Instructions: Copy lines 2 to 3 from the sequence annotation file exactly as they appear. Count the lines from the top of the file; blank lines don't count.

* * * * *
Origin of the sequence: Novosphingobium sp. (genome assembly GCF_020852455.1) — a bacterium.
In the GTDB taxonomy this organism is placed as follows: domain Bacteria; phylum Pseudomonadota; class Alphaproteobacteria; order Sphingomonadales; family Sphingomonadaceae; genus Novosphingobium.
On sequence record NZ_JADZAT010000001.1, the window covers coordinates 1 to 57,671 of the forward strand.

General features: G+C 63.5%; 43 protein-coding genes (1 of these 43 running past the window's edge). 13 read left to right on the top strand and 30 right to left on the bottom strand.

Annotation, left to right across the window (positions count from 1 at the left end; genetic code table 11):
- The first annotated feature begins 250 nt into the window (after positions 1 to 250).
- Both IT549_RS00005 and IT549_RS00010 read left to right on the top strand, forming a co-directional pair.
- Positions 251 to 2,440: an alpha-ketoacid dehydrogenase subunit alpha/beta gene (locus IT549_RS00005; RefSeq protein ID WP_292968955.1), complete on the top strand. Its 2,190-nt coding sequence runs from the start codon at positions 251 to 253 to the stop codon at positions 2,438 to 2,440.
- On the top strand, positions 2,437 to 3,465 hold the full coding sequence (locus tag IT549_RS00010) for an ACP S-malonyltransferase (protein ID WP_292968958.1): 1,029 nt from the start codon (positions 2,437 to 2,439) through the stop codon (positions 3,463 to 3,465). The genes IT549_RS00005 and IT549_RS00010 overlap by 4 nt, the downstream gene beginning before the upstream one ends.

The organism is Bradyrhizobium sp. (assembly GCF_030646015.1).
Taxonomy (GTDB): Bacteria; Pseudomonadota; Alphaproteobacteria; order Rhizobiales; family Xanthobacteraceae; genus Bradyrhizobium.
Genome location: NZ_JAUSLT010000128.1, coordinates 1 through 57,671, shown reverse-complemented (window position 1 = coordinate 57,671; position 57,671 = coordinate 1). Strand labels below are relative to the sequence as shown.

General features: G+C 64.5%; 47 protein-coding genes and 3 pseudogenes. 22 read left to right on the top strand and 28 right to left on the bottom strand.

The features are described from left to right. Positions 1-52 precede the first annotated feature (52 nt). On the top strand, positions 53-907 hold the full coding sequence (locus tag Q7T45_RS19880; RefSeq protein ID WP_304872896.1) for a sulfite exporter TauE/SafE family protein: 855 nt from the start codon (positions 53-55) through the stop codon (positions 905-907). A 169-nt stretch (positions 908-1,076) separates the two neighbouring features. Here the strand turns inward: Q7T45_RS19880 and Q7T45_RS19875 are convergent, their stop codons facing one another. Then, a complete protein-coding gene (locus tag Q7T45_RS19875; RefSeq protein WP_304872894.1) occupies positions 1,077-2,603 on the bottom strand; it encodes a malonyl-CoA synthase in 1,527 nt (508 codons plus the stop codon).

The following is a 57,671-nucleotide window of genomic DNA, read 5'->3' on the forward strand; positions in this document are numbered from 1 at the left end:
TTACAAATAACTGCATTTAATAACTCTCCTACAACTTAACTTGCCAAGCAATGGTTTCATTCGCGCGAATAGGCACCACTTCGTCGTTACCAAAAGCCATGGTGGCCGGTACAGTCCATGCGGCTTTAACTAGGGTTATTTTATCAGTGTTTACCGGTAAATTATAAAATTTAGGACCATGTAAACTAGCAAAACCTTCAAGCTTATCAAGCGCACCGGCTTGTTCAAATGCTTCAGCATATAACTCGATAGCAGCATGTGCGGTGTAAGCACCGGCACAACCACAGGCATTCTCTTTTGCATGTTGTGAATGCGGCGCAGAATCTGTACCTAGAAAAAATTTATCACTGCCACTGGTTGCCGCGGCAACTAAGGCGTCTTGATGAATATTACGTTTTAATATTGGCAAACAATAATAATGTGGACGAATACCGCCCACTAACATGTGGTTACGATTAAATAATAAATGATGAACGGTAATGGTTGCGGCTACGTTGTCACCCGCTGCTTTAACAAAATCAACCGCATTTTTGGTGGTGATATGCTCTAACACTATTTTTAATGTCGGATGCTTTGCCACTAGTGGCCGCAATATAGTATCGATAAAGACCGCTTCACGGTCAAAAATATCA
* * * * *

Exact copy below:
In the GTDB taxonomy this organism is placed as follows: domain Bacteria; phylum Pseudomonadota; class Alphaproteobacteria; order Sphingomonadales; family Sphingomonadaceae; genus Novosphingobium.
On sequence record NZ_JADZAT010000001.1, the window covers coordinates 1 to 57,671 of the forward strand.